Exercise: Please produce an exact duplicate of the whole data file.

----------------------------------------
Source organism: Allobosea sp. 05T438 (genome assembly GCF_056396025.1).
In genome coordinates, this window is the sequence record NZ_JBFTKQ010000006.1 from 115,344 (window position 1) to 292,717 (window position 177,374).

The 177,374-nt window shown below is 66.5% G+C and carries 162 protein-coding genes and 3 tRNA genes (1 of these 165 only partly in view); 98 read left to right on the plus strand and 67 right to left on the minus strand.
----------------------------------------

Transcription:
Source organism: Allobosea sp. 05T438 (genome assembly GCF_056396025.1).
In genome coordinates, this window is the sequence record NZ_JBFTKQ010000006.1 from 115,344 (window position 1) to 292,717 (window position 177,374).

The 177,374-nt window shown below is 66.5% G+C and carries 162 protein-coding genes and 3 tRNA genes (1 of these 165 only partly in view); 98 read left to right on the plus strand and 67 right to left on the minus strand.